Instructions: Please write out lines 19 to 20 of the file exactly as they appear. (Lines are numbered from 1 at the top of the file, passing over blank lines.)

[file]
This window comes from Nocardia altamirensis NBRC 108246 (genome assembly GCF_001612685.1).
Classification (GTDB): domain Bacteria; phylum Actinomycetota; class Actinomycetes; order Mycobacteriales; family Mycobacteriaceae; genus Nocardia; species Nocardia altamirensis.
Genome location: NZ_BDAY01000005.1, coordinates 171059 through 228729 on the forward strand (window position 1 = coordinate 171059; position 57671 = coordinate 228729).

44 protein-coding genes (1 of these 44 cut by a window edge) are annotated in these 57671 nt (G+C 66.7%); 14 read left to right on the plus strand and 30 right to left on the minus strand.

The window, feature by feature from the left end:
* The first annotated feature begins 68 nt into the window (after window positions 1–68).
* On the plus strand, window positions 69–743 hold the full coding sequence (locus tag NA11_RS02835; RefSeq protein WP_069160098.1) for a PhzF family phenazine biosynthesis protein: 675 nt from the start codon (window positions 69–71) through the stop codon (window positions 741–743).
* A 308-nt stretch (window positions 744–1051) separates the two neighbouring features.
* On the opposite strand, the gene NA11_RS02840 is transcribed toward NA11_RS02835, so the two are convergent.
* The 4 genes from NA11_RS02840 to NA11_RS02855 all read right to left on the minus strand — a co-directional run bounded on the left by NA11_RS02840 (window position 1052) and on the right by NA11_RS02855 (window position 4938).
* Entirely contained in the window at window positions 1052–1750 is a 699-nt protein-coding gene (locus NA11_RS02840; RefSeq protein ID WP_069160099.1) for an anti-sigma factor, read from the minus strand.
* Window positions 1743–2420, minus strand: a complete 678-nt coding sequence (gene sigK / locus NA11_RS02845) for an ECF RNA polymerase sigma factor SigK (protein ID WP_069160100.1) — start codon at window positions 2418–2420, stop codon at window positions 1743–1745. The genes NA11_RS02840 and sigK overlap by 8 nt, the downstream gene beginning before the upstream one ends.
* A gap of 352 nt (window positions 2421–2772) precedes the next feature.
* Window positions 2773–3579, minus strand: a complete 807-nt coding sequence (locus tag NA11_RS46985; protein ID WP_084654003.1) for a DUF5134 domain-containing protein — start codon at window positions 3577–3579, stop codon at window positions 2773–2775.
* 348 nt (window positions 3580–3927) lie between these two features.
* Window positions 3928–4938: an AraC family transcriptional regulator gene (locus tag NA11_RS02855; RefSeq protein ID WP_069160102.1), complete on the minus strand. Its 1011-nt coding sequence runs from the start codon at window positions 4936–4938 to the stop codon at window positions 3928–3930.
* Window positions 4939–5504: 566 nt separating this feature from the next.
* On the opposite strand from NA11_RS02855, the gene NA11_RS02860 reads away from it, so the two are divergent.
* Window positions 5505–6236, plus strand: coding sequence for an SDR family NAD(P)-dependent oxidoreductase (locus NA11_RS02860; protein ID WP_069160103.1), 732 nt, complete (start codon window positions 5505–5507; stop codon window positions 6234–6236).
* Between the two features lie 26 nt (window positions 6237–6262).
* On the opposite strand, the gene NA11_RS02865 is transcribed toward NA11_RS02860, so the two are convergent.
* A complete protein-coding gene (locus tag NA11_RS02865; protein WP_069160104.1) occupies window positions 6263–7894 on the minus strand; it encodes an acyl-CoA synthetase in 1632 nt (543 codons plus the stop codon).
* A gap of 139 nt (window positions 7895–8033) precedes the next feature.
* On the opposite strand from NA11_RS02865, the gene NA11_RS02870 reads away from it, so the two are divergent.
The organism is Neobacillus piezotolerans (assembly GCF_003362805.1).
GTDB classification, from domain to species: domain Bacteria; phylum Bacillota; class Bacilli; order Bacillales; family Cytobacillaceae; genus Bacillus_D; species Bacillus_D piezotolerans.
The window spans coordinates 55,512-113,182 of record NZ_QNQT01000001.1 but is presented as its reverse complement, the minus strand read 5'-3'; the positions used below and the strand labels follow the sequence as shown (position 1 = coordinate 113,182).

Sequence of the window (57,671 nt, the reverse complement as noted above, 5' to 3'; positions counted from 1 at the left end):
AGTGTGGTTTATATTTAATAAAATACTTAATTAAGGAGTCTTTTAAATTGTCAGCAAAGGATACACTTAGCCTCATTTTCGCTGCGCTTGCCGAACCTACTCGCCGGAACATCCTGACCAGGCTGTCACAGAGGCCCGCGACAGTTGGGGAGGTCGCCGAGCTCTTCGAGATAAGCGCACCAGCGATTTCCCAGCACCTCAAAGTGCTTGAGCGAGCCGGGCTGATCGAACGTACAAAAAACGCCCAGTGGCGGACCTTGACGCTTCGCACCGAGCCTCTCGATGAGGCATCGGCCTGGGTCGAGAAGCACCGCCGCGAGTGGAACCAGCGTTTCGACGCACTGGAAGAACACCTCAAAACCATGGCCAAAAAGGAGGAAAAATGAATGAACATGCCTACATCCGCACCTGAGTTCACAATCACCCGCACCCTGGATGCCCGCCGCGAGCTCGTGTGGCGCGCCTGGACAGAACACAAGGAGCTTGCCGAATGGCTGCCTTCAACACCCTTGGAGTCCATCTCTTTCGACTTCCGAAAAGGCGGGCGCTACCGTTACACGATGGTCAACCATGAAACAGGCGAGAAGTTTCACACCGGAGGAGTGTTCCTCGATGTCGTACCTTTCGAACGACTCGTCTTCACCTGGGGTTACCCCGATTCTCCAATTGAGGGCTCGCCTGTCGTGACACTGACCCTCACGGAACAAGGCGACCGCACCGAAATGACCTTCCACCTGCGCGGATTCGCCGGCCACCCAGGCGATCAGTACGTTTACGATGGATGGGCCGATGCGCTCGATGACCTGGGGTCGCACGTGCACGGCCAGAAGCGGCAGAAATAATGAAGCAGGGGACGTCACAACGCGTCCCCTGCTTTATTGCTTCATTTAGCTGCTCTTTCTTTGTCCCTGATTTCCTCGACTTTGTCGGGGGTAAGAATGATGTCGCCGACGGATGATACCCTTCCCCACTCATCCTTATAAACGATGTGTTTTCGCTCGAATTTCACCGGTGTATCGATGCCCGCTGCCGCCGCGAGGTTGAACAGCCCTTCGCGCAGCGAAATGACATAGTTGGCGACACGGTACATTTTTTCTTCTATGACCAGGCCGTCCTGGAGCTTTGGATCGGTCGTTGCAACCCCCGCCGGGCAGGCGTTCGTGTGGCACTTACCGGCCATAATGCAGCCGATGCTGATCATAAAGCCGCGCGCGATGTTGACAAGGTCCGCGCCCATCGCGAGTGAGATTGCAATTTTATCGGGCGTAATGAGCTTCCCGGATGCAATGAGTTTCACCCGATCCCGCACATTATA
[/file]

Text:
* Window positions 5505–6236, plus strand: coding sequence for an SDR family NAD(P)-dependent oxidoreductase (locus NA11_RS02860; protein ID WP_069160103.1), 732 nt, complete (start codon window positions 5505–5507; stop codon window positions 6234–6236).
* Between the two features lie 26 nt (window positions 6237–6262).